Webster-area Residents Fear Rubble Fill Could Contaminate Their Drinking Water

February 03, 1991|By Alan J. Craver | Alan J. Craver,Staff writer

Residents opposed to a proposed asbestos and rubble fill near Havre de Grace told state officials last week that the dump might disrupt their water supplies.

The residents also expressed concern that debris buried at Maryland Reclamation Associates Inc.'s proposed rubblefill on Gravel Hill Road will contaminate their water supplies.

"We're convinced that there is going to be de-watering at the site," said Wayne A. Fox, a geologist who lives near the rubble fill site. "That's one of our big concerns."

Fox voiced his concerns during state Department of the Environment review Tuesday of Maryland Reclamation's request for a routine state permit needed for such a facility.

Maryland Reclamation President Richard Schafer of Churchville brought a team of lawyers and consultants to outline his company's plans.

Six Webster-area residents opposed to the rubble fill -- Fox, Winifred and Herbert Jonas, Ronald Bishop, Sylvia Hutsell and Richard Lottero -- also attended the meeting.

Fox said many of the private wells around the rubble fill site are connected. Once excavation at the rubble fill starts, he said, there may be less water for residents.

Fox added that water would seep into the "cells" of therubble fill where debris is buried, mix in with water supplies and possibly contaminate drinking wells.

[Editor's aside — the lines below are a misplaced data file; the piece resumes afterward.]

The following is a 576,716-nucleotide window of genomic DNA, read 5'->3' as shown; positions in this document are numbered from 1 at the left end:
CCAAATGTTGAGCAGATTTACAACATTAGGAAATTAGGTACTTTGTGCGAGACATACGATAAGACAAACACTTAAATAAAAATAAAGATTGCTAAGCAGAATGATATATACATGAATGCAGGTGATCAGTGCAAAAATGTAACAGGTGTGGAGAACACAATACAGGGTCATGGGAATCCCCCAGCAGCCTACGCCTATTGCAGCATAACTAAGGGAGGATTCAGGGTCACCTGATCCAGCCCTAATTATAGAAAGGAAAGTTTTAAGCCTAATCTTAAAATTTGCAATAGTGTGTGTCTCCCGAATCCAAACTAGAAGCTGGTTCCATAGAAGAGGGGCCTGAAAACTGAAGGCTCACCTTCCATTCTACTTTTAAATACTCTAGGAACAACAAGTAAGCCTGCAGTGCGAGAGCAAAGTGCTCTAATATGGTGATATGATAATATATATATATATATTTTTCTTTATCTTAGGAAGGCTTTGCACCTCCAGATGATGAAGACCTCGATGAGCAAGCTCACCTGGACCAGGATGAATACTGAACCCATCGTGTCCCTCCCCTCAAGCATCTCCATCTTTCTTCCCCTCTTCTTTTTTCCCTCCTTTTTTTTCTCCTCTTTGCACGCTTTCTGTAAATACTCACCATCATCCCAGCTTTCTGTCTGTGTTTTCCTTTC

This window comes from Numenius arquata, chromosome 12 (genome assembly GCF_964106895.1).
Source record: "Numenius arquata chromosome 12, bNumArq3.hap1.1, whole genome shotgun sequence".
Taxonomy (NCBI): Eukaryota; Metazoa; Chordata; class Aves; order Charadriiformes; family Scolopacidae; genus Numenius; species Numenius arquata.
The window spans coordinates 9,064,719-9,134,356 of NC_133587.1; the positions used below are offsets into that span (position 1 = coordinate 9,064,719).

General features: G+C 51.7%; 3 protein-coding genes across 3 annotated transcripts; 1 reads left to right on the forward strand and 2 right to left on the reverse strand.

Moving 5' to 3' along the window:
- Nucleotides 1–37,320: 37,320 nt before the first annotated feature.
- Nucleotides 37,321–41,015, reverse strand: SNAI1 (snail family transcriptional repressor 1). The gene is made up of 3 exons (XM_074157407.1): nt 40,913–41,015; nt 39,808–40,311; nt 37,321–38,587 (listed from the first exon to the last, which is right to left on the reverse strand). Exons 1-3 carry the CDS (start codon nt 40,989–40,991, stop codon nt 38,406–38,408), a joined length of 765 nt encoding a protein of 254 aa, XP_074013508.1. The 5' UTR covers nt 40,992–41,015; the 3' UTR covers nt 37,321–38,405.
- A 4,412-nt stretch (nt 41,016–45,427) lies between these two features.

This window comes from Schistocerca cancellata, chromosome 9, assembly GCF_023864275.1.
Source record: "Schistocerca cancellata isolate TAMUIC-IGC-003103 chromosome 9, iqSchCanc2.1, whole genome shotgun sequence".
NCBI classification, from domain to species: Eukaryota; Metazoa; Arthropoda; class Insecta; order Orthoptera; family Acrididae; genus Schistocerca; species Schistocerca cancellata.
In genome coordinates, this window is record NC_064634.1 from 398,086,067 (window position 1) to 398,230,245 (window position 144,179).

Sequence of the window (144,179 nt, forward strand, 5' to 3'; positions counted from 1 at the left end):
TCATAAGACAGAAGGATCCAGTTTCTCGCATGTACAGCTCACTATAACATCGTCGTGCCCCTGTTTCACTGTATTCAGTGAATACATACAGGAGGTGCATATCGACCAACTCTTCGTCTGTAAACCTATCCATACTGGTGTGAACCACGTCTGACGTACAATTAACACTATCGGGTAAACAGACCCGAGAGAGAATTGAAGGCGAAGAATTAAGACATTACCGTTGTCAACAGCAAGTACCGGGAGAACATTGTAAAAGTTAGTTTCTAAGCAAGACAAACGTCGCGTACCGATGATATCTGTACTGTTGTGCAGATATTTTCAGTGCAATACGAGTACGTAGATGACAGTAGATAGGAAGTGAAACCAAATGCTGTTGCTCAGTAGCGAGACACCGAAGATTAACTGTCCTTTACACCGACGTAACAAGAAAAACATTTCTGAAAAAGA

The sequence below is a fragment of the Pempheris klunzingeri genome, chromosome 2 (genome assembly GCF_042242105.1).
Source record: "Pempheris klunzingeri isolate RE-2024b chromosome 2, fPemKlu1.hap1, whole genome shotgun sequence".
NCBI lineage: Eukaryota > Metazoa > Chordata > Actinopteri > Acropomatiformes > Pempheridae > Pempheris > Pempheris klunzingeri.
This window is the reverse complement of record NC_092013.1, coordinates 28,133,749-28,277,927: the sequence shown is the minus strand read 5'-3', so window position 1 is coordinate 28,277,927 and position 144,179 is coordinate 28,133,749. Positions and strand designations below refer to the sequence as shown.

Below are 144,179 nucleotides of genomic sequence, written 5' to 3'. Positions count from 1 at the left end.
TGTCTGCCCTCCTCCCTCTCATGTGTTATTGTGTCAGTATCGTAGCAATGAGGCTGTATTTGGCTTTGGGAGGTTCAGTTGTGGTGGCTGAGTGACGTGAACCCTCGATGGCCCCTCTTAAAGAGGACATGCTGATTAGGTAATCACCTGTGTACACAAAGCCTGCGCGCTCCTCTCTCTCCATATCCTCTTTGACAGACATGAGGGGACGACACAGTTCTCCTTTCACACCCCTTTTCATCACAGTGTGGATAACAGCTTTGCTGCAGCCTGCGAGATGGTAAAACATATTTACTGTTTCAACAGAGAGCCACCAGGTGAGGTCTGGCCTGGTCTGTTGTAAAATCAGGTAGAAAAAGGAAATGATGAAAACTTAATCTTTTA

"It takes so little contamination to cause a big problem," Fox said.

But Maryland Reclamation officials dismissed the concerns.

"We don't agree that there is going to be any de-watering at the site," said Randall M. Lutz, a Baltimore attorney representing the company.

John L. Wirth, a BelAir engineer working for Maryland Reclamation, noted that the rubblefill would accept no hazardous materials, including chemicals.

The rubble fill would accept debris from land-clearing, construction and demolition projects, Wirth said. Asbestos -- handled by speciallytrained crews -- would be kept in a separate, fenced-in area at the site.

Maryland Reclamation also would hold tires and appliances that will be picked up and recycled by the county, Wirth said.

But in case water supplies were decreased or contaminated, Maryland Reclamation has established an escrow account to provide water to nearby residents, according to the company's application.

Howard Sims, a DOE geologist reviewing Maryland Reclamation's application, said hewants details on how Maryland Reclamation will provide residents with water if problems are discovered and how quickly the company will act to provide the water.

Wirth said Maryland Reclamation is willing to work with the public to insure that water supplies are maintained.

"It's not to (the company's) advantage for people to get sick," he said."

The state has 60 days to decide whether to grant Maryland Reclamation a permit, but a public hearing will be conductedbefore deciding.

Even if the permit is granted, Maryland Reclamation will not be able to start operations at the 68-acre site until a suit in the state Court of Special Appeals is settled.

The County Council and seven residents who live near the rubble fill site are asking the state court to overturn a Harford Circuit Court ruling that cleared the way for Maryland Reclamation to seek a state permit.

The council and residents did not request a delay in the review of Maryland Reclamation's permit application during their appeal, so the company's plans are proceeding through the state environment department.

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